Siemens plans public listing of healthcare business

Thu Nov 10, 2016 6:46am EST
 
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By Georgina Prodhan

MUNICH (Reuters) - Germany's Siemens (SIEGn.DE: Quote) said it planned a public listing of its $15 billion healthcare business, lifting its shares to a 16-year high as investors hoped for an injection of capital that would lift its valuation while funding future investments.

Healthcare is the most profitable business of the trains-to-turbines group but will need large investments in coming years as the industry shifts from the simple selling of equipment to managing health more broadly.

Although Siemens gave no details on when or how much of the business it planned to float, the announcement was enough to outweigh a cautious outlook for the coming year.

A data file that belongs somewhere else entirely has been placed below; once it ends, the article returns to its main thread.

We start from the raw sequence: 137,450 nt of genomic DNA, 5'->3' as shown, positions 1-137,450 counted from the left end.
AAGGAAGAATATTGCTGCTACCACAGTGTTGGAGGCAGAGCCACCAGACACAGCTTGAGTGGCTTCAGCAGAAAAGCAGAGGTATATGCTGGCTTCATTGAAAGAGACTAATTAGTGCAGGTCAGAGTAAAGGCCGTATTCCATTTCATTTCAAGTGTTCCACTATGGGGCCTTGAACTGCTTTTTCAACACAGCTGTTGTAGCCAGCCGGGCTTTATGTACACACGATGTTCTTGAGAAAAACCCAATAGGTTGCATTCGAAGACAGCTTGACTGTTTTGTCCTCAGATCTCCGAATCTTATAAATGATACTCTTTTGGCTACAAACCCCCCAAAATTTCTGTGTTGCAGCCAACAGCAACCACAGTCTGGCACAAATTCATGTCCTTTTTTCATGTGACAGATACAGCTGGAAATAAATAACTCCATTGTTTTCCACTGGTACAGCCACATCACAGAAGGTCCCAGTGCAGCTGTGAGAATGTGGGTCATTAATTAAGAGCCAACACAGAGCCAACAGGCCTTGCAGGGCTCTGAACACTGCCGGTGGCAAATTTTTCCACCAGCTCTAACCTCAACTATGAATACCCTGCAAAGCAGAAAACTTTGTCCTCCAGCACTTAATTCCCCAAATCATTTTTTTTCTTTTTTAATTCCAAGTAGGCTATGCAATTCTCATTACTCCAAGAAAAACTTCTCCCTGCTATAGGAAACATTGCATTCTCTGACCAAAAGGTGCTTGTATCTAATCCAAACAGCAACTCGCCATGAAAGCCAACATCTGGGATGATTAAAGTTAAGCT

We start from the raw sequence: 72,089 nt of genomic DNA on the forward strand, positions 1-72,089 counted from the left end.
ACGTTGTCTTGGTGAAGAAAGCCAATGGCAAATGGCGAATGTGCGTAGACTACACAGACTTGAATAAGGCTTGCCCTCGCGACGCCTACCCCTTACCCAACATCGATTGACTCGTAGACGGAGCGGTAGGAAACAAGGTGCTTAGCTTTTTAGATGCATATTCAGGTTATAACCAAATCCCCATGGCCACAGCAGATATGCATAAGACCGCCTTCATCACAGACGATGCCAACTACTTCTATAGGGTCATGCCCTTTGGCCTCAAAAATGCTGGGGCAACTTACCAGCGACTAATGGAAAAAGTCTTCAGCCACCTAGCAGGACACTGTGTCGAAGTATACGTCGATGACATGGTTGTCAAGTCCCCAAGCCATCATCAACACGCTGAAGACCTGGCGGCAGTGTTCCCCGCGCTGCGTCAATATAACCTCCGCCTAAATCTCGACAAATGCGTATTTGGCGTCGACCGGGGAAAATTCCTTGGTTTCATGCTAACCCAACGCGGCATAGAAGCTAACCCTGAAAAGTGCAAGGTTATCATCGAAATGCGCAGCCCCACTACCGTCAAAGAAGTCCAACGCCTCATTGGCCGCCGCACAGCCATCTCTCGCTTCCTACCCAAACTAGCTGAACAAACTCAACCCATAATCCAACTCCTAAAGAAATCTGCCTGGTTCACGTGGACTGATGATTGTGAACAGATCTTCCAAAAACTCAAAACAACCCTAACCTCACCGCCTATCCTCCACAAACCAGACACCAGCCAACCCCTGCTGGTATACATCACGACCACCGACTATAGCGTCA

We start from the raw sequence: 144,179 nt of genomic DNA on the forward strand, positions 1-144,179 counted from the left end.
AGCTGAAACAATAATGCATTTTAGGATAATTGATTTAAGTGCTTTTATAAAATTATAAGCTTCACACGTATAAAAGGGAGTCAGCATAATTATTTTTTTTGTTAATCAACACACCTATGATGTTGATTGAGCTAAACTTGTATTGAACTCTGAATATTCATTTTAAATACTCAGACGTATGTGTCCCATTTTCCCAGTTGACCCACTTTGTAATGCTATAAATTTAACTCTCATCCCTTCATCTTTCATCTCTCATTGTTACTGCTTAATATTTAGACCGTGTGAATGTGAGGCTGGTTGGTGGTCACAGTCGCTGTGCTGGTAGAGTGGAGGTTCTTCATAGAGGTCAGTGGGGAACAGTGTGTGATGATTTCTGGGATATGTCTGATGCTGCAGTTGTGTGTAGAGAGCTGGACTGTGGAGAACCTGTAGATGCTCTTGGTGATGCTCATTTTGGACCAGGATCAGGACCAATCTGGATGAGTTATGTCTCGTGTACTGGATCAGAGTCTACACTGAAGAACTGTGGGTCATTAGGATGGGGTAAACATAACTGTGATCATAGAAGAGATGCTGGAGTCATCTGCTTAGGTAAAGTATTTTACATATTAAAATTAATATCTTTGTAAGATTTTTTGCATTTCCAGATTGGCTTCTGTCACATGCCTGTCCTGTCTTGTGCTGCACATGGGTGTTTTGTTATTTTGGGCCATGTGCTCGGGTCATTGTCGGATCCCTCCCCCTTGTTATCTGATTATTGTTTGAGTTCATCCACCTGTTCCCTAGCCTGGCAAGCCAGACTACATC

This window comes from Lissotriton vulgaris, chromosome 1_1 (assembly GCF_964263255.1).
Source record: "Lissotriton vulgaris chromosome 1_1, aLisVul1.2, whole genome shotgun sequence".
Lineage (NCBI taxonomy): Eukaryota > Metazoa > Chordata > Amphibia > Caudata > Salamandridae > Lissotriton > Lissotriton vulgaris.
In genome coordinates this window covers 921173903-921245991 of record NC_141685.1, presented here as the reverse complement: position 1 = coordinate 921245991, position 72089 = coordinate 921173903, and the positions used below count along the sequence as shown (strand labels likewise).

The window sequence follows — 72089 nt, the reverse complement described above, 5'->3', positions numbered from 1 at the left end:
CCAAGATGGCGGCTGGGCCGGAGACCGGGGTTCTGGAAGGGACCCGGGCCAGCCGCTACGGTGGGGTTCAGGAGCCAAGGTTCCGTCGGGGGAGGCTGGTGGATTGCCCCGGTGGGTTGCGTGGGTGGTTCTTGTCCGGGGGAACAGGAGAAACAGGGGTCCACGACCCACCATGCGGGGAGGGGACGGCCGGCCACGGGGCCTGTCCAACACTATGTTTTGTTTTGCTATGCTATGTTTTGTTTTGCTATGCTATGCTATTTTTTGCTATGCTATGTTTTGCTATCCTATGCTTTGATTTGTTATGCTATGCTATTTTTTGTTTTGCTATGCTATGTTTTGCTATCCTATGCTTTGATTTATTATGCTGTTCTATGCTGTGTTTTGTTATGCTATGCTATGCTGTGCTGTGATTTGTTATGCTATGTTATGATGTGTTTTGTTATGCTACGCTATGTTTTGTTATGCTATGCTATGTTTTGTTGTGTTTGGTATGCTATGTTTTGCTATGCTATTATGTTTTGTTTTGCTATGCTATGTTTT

Siemens shares touched a 16-year high of 109.40 euros and by 0516 ET were trading up 4.2 percent at 108.90 euros, the second-biggest gainers in a 1 percent-higher German blue-chip index .GDAXI on Thursday.

"With a listing, Siemens believes it will be better able to build positions in identified growth fields (where multiples will be much higher…)" wrote Barclays capital-goods analysts, who rate Siemens "equal weight/neutral".

The move, which follows a carve-out of the business from the rest of the group, takes Siemens in a different direction from global rivals General Electric (GE.N: Quote) and Philips (PHG.AS: Quote), who are focusing more on healthcare as they shed financial services and lighting respectively.

Siemens has the past years quit the semiconductor, lighting, automotive and communications businesses, among others, seeking to minimize the discount to its valuation that comes from being a conglomerate and to focus on its core strengths of factory automation and energy technology.

That leaves it mainly supplying big-ticket industrial goods, a market vulnerable to political uncertainty that discourages manufacturers from making investments.   Continued...

 
Siemens CEO Joe Kaeser attends the annual news conference in Munich, Germany November 10, 2016. REUTERS/Michaela Rehle